Basic Asbestos Information
Asbestos is used in the manufacture of heat-resistant clothing, automotive brake and clutch linings, and a variety of building materials, including floor tiles, roofing felts, ceiling tiles, asbestos-cement pipe and sheet, and fire-resistant drywall. Asbestos also is present in pipe and boiler insulation materials and in sprayed-on or troweled-on surfacing materials on walls, ceilings, beams, crawlspaces, and between walls.
Asbestos fibers enter the body through inhalation or ingestion and become embedded in the tissues of the respiratory or digestive systems. Exposure to asbestos can cause numerous diseases, including asbestosis, an emphysema-like condition, lung cancer, mesothelioma, and gastrointestinal cancer. The symptoms of these diseases generally do not appear for 20 or more years after initial exposure.
Likelihood of exposure to airborne asbestos fiber is high in the following workplaces:
- Primary mining and manufacture of asbestos products;
- Secondary manufacture of asbestos containing products, such as fire-resistant clothing, fire-resistant wall board, roofing materials, brake and clutch parts, and asbestos-cement pipe;
- Construction activities that include installation of "asbestos-containing materials" or the demolition, "removal", "disturbance" or alteration of asbestos containing building materials. Buildings constructed prior to 1981 may contain significant amounts of asbestos building materials. "Thermal system insulation", sprayed or troweled-on "surfacing materials", and vinyl or asphalt flooring installed before 1981 is particularly likely to contain asbestos;
- Automobile brake and clutch repair activities.
Workers in the listed categories and those workers who are in the area where such activities are being conducted are particularly susceptible to exposure.
Custodial workers or other employees who perform housekeeping and clean waste, debris and accompanying dust in an area containing accessible thermal system insulation or surfacing material or visibly deteriorated ACM/PACM may be exposed.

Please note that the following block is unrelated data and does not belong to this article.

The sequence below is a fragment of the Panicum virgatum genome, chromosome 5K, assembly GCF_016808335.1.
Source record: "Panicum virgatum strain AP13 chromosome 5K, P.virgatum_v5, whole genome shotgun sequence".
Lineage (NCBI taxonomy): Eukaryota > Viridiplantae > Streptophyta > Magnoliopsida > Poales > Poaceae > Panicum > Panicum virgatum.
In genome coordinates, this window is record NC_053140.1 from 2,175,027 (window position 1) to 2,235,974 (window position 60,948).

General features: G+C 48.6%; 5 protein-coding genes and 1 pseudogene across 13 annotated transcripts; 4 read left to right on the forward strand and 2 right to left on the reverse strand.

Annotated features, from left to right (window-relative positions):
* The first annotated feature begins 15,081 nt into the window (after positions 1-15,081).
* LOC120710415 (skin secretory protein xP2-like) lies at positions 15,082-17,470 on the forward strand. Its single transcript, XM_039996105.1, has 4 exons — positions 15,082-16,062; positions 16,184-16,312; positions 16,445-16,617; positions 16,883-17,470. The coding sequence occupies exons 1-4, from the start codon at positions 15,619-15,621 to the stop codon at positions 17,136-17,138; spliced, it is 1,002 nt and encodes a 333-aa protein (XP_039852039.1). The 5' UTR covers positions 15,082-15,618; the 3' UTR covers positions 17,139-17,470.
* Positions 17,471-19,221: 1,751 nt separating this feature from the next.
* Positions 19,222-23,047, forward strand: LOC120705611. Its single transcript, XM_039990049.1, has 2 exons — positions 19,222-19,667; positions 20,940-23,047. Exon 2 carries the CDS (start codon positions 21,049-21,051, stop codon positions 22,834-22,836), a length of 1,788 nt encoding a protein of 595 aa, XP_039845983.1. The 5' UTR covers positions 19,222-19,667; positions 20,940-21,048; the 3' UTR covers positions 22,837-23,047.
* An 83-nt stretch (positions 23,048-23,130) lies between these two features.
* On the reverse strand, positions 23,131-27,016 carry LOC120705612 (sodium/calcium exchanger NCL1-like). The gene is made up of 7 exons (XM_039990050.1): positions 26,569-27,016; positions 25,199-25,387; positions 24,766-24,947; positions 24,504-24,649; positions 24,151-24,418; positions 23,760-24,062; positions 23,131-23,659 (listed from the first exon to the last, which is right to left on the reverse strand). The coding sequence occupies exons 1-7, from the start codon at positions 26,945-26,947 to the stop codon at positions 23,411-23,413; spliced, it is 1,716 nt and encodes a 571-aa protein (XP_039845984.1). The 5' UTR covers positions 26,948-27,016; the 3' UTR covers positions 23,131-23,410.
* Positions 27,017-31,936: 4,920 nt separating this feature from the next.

Many small-scale "maintenance activities", repair, installation, or modification projects in buildings constructed prior to 1981 may cause exposure to workers. These activities include (but are not limited to) cutting into plaster walls to install or service electrical outlets, servicing lighting fixtures in ceilings, or cutting away insulation to work on pipes or heating system components. If these activities disrupt the matrix, crumble, pulverize, or generate visible debris from ACM or PACM (not to exceed an amount contained in a 60 inch by 60 inch glovebag), they are examples of Class III work under the construction standard.
The OSHA asbestos standards require employers to take certain steps to guard against hazardous exposures to asbestos. These steps include making an exposure assessment, notifying employees about asbestos in the workplace, posting signs, establishing regulated areas, providing employee "training", providing supervision by specially trained personnel, providing protective clothing and equipment, compiling records, and instituting medical surveillance of exposed workers. The particular requirements that apply depend on the nature and extent of the work, the materials involved, and the results of an "exposure assessment".
In addition, the standards require building owners to take steps to identify "asbestos containing materials" in their buildings, to keep records about the presence, location, and quantity of known or presumed asbestos containing materials, to post signs identifying areas of possible exposure to asbestos, and to notify employees, tenants, contractors, and other employers of the presence of known or presumed asbestos containing materials to which workers may be occupationally exposed.